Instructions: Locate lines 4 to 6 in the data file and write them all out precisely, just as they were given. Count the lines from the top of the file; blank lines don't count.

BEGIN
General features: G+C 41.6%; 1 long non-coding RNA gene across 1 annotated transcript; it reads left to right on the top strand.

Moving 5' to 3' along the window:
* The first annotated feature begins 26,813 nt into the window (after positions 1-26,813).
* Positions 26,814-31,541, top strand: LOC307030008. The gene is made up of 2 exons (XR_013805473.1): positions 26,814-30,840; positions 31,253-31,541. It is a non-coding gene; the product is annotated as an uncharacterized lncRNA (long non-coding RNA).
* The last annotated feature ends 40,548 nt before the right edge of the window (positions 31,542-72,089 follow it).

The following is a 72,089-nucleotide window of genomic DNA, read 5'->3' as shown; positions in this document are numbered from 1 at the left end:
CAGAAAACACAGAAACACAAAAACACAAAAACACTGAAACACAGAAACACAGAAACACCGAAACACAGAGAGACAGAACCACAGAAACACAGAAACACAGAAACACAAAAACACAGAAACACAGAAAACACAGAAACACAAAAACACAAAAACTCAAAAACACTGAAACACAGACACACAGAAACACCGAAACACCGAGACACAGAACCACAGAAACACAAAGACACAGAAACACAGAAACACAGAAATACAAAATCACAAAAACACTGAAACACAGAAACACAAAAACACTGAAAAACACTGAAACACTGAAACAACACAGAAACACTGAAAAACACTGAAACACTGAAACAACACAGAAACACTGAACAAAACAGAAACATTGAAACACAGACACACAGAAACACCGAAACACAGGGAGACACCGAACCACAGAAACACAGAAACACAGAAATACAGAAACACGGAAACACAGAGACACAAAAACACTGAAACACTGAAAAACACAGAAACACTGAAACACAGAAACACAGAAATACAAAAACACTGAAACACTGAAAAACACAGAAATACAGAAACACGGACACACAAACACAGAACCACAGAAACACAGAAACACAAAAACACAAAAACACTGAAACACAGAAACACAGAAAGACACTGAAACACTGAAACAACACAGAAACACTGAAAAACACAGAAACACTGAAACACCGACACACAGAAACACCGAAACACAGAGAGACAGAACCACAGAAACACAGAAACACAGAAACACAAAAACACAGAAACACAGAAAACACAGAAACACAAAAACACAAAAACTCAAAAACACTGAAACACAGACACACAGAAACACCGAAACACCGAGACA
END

* Positions 26,814-31,541, top strand: LOC307030008. The gene is made up of 2 exons (XR_013805473.1): positions 26,814-30,840; positions 31,253-31,541. It is a non-coding gene; the product is annotated as an uncharacterized lncRNA (long non-coding RNA).
* The last annotated feature ends 40,548 nt before the right edge of the window (positions 31,542-72,089 follow it).

The following is a 72,089-nucleotide window of genomic DNA, read 5'->3' as shown; positions in this document are numbered from 1 at the left end: